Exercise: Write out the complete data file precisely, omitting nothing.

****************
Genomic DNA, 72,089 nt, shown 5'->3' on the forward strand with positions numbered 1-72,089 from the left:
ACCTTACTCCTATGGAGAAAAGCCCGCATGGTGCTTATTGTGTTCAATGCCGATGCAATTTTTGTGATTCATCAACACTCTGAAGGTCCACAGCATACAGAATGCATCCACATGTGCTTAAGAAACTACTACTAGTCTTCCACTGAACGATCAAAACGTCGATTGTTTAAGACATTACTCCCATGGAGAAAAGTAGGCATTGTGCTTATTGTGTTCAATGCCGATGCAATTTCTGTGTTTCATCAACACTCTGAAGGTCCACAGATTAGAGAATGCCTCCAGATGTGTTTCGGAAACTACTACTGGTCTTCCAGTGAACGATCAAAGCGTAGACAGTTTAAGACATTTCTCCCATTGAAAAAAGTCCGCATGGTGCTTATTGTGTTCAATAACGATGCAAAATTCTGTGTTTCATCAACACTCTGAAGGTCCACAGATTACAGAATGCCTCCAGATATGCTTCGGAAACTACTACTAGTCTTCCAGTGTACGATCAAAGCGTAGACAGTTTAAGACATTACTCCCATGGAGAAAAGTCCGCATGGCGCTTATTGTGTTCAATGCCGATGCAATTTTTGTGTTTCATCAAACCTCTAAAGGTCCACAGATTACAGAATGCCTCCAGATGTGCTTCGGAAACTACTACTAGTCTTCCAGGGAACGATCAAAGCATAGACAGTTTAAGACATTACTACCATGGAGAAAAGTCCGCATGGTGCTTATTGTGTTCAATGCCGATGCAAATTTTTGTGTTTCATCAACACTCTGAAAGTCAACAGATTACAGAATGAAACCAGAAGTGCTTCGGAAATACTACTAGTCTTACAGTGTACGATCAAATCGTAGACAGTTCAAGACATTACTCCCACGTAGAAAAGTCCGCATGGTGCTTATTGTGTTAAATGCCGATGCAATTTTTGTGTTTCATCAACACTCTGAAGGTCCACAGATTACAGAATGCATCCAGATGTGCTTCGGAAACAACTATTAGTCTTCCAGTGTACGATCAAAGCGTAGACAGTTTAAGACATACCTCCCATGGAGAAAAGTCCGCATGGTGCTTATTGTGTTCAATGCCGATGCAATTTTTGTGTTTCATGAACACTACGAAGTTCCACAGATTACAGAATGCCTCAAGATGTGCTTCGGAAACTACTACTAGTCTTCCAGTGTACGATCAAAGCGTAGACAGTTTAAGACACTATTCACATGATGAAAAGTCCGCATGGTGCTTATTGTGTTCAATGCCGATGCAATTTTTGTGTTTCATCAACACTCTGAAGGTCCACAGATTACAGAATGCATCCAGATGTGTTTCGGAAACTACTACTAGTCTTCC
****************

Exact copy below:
Genomic DNA, 72,089 nt, shown 5'->3' on the forward strand with positions numbered 1-72,089 from the left:
ACCTTACTCCTATGGAGAAAAGCCCGCATGGTGCTTATTGTGTTCAATGCCGATGCAATTTTTGTGATTCATCAACACTCTGAAGGTCCACAGCATACAGAATGCATCCACATGTGCTTAAGAAACTACTACTAGTCTTCCACTGAACGATCAAAACGTCGATTGTTTAAGACATTACTCCCATGGAGAAAAGTAGGCATTGTGCTTATTGTGTTCAATGCCGATGCAATTTCTGTGTTTCATCAACACTCTGAAGGTCCACAGATTAGAGAATGCCTCCAGATGTGTTTCGGAAACTACTACTGGTCTTCCAGTGAACGATCAAAGCGTAGACAGTTTAAGACATTTCTCCCATTGAAAAAAGTCCGCATGGTGCTTATTGTGTTCAATAACGATGCAAAATTCTGTGTTTCATCAACACTCTGAAGGTCCACAGATTACAGAATGCCTCCAGATATGCTTCGGAAACTACTACTAGTCTTCCAGTGTACGATCAAAGCGTAGACAGTTTAAGACATTACTCCCATGGAGAAAAGTCCGCATGGCGCTTATTGTGTTCAATGCCGATGCAATTTTTGTGTTTCATCAAACCTCTAAAGGTCCACAGATTACAGAATGCCTCCAGATGTGCTTCGGAAACTACTACTAGTCTTCCAGGGAACGATCAAAGCATAGACAGTTTAAGACATTACTACCATGGAGAAAAGTCCGCATGGTGCTTATTGTGTTCAATGCCGATGCAAATTTTTGTGTTTCATCAACACTCTGAAAGTCAACAGATTACAGAATGAAACCAGAAGTGCTTCGGAAATACTACTAGTCTTACAGTGTACGATCAAATCGTAGACAGTTCAAGACATTACTCCCACGTAGAAAAGTCCGCATGGTGCTTATTGTGTTAAATGCCGATGCAATTTTTGTGTTTCATCAACACTCTGAAGGTCCACAGATTACAGAATGCATCCAGATGTGCTTCGGAAACAACTATTAGTCTTCCAGTGTACGATCAAAGCGTAGACAGTTTAAGACATACCTCCCATGGAGAAAAGTCCGCATGGTGCTTATTGTGTTCAATGCCGATGCAATTTTTGTGTTTCATGAACACTACGAAGTTCCACAGATTACAGAATGCCTCAAGATGTGCTTCGGAAACTACTACTAGTCTTCCAGTGTACGATCAAAGCGTAGACAGTTTAAGACACTATTCACATGATGAAAAGTCCGCATGGTGCTTATTGTGTTCAATGCCGATGCAATTTTTGTGTTTCATCAACACTCTGAAGGTCCACAGATTACAGAATGCATCCAGATGTGTTTCGGAAACTACTACTAGTCTTCC